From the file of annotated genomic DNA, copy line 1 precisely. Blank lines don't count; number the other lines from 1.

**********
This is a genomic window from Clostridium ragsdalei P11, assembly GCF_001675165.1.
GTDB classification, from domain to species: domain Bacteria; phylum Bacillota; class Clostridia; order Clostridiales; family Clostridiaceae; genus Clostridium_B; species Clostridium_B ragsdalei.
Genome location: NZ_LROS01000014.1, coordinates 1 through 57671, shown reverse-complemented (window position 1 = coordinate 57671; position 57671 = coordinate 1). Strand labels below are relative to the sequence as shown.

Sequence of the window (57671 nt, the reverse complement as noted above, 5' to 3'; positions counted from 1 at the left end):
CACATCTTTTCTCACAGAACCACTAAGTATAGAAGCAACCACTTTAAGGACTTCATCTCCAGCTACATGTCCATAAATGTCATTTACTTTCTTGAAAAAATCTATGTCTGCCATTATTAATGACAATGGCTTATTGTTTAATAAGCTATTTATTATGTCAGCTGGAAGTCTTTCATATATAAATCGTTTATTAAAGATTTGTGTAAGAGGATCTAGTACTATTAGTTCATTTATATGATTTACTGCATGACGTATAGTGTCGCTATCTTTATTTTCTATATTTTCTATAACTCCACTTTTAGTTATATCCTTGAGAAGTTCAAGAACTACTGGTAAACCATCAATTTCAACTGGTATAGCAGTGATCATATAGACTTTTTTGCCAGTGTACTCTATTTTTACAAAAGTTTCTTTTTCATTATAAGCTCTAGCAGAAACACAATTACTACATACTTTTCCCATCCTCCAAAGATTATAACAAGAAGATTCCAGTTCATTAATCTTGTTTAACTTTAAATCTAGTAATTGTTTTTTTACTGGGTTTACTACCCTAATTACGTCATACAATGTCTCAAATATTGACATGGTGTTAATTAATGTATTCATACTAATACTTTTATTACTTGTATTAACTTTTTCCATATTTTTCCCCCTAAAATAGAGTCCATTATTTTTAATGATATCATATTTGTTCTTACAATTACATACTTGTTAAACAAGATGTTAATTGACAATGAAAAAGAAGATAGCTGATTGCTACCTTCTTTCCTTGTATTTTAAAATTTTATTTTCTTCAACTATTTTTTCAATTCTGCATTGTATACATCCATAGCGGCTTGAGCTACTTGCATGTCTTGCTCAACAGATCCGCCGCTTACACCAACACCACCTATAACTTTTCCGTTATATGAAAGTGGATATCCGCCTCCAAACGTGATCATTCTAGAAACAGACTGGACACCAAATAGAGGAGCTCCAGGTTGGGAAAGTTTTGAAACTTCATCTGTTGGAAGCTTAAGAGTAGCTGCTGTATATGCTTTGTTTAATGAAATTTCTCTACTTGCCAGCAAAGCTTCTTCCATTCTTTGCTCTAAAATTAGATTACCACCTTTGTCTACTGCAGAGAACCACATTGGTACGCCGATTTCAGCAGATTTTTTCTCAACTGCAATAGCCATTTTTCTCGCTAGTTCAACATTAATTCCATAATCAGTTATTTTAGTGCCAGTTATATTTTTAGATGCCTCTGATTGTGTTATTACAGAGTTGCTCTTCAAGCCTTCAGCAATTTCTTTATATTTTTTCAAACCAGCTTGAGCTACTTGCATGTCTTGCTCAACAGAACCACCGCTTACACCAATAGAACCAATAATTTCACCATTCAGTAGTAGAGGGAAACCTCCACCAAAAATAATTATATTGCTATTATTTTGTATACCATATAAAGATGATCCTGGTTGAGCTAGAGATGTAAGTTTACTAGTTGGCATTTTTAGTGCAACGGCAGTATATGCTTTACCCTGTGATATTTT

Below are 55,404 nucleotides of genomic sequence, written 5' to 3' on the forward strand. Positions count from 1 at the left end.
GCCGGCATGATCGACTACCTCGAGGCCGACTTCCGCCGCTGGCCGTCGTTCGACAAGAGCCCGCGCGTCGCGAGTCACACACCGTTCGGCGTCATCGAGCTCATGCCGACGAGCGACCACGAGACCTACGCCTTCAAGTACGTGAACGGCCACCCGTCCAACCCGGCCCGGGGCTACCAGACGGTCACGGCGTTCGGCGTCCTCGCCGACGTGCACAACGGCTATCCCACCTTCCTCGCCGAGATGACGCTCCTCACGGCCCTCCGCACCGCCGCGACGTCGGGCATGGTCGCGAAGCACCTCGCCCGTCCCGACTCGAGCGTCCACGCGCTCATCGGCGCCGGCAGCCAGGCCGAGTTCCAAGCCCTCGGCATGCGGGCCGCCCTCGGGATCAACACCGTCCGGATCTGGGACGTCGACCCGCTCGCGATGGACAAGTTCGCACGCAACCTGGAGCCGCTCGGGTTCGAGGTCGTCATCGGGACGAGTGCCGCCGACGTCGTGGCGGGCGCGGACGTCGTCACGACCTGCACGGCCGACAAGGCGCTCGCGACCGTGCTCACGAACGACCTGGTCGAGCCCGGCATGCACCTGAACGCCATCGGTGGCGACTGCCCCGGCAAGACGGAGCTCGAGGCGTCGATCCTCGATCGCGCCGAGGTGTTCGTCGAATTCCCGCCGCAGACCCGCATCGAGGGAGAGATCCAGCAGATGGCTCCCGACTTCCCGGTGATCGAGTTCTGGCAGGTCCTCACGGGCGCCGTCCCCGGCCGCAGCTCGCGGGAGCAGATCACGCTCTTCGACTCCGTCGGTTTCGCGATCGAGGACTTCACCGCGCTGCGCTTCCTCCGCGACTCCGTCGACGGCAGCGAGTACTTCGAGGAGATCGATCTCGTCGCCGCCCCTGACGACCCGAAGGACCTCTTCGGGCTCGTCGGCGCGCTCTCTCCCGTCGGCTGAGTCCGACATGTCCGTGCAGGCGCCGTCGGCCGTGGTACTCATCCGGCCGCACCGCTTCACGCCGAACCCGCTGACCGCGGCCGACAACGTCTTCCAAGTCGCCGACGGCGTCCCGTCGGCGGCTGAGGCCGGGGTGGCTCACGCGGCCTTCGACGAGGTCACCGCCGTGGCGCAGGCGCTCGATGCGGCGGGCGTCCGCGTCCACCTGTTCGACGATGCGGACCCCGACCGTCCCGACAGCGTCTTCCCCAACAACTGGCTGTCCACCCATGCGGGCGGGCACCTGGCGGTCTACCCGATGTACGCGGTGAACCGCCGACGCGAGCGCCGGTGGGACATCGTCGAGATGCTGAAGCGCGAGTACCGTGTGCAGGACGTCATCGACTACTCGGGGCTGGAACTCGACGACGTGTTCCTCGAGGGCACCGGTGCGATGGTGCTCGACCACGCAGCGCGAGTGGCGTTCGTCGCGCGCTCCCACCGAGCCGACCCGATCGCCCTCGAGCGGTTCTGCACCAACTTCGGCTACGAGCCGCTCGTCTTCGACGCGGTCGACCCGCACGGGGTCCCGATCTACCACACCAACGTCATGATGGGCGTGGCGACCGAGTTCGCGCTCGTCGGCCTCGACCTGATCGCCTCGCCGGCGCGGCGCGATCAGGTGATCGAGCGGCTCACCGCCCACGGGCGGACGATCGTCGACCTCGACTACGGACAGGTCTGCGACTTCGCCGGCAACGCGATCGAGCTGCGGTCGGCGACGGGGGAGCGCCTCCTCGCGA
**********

This is a genomic window from Clostridium ragsdalei P11, assembly GCF_001675165.1.